something, like, no. So, and so and a bunch of other people discovered things. This was
my project as a PhD student. It was a Heady time. I will show you the data that we found,
and I will show you not microbial names or a genetic tree or something technical. I
will show you each microbe by a box. I will put a rectangle like this up every time we
got a DNA sequence out from a microbe that was similar to what somebody discovered before. I
will make a heat map where the light color is totally different, a DNA sequence that
we got that was something that was an entirely new type of microbe that nobody had ever discovered
before. So, this is what we got. We got almost all white boxes or pretty light‑colored
boxes. It was truly amazing as an entry into the field that there is a whole undiscovered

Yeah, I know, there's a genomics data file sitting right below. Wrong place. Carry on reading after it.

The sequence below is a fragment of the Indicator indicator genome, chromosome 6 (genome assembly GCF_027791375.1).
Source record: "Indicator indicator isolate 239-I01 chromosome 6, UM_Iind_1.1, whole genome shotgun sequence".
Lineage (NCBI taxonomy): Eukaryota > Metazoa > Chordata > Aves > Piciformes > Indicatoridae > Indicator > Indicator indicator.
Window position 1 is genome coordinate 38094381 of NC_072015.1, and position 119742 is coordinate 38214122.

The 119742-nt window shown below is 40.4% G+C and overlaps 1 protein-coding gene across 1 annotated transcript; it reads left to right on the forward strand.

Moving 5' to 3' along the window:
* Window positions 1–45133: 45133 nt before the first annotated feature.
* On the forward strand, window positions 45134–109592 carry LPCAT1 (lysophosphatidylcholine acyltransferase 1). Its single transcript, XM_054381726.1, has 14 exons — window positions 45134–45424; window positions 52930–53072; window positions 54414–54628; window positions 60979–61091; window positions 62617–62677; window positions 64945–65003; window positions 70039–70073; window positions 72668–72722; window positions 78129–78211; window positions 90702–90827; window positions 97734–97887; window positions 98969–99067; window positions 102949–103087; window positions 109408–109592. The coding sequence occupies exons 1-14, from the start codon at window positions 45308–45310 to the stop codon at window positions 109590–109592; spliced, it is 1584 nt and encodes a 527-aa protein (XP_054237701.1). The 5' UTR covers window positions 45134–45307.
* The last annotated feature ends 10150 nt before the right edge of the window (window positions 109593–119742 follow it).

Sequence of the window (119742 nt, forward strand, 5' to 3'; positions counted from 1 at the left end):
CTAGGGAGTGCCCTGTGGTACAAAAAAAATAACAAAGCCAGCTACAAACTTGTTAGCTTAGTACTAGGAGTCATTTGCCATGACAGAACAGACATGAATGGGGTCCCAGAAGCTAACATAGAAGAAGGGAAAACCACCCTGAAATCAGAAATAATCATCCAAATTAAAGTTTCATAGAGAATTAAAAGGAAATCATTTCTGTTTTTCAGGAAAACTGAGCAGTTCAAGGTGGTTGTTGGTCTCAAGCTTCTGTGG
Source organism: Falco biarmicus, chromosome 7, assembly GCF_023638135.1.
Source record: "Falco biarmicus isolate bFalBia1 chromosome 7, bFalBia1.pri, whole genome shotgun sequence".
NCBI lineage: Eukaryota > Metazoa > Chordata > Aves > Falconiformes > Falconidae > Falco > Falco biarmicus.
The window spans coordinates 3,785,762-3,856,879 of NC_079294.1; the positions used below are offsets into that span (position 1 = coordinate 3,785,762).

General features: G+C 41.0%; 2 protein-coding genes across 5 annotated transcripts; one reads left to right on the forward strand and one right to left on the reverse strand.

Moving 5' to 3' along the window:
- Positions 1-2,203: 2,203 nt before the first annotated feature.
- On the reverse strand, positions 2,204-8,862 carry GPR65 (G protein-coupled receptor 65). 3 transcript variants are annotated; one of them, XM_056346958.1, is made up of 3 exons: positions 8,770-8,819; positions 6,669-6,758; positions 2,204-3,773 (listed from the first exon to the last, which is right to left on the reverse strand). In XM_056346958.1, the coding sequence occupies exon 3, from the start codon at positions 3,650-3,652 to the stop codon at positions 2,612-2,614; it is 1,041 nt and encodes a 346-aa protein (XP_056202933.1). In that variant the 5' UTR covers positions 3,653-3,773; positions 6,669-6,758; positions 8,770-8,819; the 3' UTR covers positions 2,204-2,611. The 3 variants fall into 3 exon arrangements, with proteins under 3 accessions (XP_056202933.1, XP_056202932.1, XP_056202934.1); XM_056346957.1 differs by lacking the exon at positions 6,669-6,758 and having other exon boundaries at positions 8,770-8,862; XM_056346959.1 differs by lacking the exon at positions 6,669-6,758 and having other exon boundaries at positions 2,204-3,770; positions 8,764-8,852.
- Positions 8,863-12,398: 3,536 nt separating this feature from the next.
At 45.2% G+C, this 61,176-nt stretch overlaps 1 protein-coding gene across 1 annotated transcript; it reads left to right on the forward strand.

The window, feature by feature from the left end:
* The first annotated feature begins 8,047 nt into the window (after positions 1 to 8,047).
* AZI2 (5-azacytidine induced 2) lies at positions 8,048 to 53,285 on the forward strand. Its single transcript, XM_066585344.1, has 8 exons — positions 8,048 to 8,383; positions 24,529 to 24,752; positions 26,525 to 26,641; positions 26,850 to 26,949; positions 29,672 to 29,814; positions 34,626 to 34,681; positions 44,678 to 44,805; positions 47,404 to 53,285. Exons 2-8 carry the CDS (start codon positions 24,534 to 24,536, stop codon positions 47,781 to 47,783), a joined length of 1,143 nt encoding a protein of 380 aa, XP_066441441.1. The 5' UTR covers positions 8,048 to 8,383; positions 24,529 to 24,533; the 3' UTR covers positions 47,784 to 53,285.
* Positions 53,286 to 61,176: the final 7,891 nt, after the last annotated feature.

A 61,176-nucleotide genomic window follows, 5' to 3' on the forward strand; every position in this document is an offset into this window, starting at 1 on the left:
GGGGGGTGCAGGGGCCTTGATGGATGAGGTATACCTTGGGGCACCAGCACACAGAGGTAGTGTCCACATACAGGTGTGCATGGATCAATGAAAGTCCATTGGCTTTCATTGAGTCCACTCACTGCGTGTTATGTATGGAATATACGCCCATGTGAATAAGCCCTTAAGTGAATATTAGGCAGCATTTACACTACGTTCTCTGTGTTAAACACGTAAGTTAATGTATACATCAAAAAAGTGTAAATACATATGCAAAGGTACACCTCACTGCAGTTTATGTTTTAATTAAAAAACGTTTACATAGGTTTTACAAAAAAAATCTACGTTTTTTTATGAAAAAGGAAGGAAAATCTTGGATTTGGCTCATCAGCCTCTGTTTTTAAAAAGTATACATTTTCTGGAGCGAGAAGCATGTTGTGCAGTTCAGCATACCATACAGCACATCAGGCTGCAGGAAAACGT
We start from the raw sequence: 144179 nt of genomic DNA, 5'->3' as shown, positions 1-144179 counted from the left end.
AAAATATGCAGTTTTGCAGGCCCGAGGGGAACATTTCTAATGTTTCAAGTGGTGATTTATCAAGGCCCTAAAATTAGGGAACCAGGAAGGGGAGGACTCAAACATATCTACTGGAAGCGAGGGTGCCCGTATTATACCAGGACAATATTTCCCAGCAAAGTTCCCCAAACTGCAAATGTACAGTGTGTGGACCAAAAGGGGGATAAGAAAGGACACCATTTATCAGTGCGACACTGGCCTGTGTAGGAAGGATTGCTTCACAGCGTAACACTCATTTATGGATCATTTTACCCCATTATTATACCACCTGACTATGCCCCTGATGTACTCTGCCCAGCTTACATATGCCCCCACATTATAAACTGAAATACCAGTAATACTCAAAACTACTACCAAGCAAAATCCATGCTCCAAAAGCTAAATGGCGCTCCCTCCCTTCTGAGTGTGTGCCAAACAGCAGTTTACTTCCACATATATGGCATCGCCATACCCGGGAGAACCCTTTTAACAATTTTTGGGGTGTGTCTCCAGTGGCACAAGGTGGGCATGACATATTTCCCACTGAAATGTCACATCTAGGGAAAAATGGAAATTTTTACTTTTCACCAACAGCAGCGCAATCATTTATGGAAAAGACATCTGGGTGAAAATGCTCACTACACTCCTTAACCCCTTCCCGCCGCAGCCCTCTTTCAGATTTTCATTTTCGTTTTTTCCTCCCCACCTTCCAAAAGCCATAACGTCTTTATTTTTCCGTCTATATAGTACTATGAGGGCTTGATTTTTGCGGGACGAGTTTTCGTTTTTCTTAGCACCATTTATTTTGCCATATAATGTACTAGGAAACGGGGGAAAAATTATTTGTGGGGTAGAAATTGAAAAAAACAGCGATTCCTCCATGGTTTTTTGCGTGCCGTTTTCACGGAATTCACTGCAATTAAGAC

world down there. You look at a result like this and you say everything there is new. It’s
time to start culturing things and get things growing in laboratories. Luckily we had some
of the best culturing labs in the world on this ship. And they took samples back to
their lab and started growing things. I will show you their results, too. Every time they
got a microbe that we found, I will put it directly Underneath the box, and new ones
I will pack to the right of them. And they will be color coded the same way. Ready to
see what they found? Zero! Zero of the things we found they managed to grow. Nothing. No
overlap. And further more, everything that they got is very similar to kind of stuff
we already knew about.  So we realized we had a big problem here and
there was actually another lab that did this as well. And they got a similar result. And
I don’t want to malign these labs. They know what they’re doing. It’s just simply that
these microbes were living in a way that we were not adequately replicating. And I know
a lot of times people say pressure, it’s all because of pressure. And these experiments
were not done under pressure. But that has been done quite a bit, and it’s not the missing